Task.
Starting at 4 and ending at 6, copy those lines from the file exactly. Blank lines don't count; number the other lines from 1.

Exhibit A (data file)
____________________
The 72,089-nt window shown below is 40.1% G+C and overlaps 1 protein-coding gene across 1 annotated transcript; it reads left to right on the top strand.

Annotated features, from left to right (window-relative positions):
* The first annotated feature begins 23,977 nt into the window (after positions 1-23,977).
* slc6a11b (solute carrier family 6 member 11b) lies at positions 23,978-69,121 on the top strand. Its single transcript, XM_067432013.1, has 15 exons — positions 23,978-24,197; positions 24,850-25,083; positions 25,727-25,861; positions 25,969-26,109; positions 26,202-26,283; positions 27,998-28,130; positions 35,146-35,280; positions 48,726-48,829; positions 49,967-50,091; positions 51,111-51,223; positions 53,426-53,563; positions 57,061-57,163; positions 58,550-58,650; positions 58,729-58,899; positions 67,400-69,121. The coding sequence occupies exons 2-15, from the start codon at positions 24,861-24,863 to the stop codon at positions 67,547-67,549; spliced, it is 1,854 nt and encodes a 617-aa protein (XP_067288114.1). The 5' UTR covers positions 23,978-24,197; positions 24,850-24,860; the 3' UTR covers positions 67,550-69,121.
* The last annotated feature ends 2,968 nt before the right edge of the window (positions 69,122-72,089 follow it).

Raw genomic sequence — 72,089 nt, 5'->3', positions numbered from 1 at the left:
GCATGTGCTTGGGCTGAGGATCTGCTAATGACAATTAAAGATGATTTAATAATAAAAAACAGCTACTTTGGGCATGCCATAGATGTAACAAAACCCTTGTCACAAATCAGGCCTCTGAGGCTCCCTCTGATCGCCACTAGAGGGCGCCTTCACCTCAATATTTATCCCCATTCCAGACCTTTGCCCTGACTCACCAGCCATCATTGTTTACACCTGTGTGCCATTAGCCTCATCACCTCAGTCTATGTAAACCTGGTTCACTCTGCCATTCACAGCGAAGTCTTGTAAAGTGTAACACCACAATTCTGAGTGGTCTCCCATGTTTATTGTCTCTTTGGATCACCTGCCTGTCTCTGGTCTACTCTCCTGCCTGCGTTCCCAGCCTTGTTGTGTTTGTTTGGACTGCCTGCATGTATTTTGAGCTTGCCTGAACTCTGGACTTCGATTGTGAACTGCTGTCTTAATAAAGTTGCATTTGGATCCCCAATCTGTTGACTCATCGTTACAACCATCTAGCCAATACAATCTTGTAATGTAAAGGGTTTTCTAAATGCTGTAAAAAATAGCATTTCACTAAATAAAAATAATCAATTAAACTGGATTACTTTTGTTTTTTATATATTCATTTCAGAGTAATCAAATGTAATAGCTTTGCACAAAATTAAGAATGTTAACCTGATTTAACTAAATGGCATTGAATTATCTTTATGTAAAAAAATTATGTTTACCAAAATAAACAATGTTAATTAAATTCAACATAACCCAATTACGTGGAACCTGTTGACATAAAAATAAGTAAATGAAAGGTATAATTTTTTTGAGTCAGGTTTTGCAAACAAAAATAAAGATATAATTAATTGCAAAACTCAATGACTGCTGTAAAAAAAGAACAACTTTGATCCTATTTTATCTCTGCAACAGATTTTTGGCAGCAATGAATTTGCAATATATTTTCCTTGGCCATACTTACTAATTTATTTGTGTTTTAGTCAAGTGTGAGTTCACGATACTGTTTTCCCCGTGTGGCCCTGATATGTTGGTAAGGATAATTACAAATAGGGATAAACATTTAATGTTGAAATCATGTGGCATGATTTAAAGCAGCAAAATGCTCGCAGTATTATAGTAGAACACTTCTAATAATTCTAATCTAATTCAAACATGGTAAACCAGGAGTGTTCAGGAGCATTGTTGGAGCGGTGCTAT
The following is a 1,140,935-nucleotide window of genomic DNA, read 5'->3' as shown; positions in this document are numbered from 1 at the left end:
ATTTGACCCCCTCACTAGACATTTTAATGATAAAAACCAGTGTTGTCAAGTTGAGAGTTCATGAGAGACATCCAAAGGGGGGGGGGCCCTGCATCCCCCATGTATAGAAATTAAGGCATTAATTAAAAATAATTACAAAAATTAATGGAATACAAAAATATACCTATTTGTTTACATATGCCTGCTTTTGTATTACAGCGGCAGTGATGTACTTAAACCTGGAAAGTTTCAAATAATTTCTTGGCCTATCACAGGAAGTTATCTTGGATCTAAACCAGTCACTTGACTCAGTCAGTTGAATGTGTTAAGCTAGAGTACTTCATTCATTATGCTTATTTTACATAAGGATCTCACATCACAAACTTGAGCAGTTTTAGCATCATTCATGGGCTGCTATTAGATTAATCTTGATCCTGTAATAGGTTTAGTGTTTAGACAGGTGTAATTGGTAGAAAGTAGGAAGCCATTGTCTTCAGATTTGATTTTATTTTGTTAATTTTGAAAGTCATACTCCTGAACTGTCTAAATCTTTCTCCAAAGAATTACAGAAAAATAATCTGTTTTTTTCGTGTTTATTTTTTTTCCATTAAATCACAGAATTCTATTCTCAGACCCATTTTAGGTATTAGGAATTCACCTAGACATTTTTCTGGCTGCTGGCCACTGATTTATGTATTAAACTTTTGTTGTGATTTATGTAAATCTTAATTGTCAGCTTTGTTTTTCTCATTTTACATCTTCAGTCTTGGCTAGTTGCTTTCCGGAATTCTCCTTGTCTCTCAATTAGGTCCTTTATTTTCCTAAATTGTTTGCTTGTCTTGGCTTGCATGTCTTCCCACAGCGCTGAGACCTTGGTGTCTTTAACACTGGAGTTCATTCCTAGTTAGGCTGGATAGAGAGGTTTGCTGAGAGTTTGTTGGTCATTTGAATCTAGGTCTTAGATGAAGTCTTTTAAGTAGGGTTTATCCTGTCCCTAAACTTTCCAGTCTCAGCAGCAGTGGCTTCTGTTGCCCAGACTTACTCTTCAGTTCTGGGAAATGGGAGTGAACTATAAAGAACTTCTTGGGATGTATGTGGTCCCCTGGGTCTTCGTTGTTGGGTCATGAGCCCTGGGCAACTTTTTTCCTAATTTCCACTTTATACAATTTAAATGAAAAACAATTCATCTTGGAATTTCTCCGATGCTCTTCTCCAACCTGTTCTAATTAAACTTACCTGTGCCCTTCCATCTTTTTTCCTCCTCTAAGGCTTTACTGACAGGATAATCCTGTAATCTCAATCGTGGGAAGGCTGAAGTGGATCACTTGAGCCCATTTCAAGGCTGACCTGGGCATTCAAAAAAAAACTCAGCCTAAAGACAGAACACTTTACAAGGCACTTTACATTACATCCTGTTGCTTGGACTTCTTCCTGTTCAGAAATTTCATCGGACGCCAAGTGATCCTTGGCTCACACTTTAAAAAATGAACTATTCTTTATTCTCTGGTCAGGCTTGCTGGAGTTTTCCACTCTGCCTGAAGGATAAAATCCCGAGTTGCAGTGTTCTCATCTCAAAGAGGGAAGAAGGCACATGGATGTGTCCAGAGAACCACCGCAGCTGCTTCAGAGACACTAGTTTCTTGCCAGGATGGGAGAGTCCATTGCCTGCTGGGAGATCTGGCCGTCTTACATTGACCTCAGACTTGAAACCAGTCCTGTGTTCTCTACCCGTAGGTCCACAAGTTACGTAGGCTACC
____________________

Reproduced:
* slc6a11b (solute carrier family 6 member 11b) lies at positions 23,978-69,121 on the top strand. Its single transcript, XM_067432013.1, has 15 exons — positions 23,978-24,197; positions 24,850-25,083; positions 25,727-25,861; positions 25,969-26,109; positions 26,202-26,283; positions 27,998-28,130; positions 35,146-35,280; positions 48,726-48,829; positions 49,967-50,091; positions 51,111-51,223; positions 53,426-53,563; positions 57,061-57,163; positions 58,550-58,650; positions 58,729-58,899; positions 67,400-69,121. The coding sequence occupies exons 2-15, from the start codon at positions 24,861-24,863 to the stop codon at positions 67,547-67,549; spliced, it is 1,854 nt and encodes a 617-aa protein (XP_067288114.1). The 5' UTR covers positions 23,978-24,197; positions 24,850-24,860; the 3' UTR covers positions 67,550-69,121.
* The last annotated feature ends 2,968 nt before the right edge of the window (positions 69,122-72,089 follow it).

Raw genomic sequence — 72,089 nt, 5'->3', positions numbered from 1 at the left: